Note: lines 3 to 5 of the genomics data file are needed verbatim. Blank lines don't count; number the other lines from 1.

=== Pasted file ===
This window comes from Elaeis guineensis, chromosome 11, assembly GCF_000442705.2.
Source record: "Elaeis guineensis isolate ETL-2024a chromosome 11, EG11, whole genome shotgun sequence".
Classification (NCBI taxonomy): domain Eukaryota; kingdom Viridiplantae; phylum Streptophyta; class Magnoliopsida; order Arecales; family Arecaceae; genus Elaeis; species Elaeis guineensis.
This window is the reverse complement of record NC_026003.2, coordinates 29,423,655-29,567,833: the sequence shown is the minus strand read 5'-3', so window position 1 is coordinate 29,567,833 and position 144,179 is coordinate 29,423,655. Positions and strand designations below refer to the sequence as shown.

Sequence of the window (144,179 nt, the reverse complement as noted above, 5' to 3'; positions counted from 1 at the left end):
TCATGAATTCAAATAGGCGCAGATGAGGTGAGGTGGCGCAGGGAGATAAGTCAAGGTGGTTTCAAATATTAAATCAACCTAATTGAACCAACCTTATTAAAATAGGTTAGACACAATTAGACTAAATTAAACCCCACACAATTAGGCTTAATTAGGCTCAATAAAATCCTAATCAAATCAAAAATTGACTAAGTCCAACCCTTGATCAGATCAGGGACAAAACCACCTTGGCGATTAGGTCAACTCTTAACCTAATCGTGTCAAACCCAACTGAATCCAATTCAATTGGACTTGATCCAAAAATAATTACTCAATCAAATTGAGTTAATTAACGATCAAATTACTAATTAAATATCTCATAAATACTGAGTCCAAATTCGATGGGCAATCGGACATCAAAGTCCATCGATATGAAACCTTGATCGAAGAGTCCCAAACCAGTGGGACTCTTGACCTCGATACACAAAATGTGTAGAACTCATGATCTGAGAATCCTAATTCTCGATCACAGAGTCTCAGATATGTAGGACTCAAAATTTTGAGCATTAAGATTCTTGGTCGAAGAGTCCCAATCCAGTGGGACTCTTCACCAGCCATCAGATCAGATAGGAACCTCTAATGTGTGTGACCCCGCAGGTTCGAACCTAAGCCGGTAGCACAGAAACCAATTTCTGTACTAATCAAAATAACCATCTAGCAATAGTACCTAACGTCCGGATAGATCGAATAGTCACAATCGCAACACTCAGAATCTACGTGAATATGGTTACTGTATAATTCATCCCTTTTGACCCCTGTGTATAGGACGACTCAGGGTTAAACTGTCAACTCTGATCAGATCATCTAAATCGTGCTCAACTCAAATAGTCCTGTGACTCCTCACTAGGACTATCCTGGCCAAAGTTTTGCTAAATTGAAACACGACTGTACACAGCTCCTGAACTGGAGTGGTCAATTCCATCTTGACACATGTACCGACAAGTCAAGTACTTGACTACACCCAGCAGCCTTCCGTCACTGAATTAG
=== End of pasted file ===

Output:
Classification (NCBI taxonomy): domain Eukaryota; kingdom Viridiplantae; phylum Streptophyta; class Magnoliopsida; order Arecales; family Arecaceae; genus Elaeis; species Elaeis guineensis.
This window is the reverse complement of record NC_026003.2, coordinates 29,423,655-29,567,833: the sequence shown is the minus strand read 5'-3', so window position 1 is coordinate 29,567,833 and position 144,179 is coordinate 29,423,655. Positions and strand designations below refer to the sequence as shown.

Sequence of the window (144,179 nt, the reverse complement as noted above, 5' to 3'; positions counted from 1 at the left end):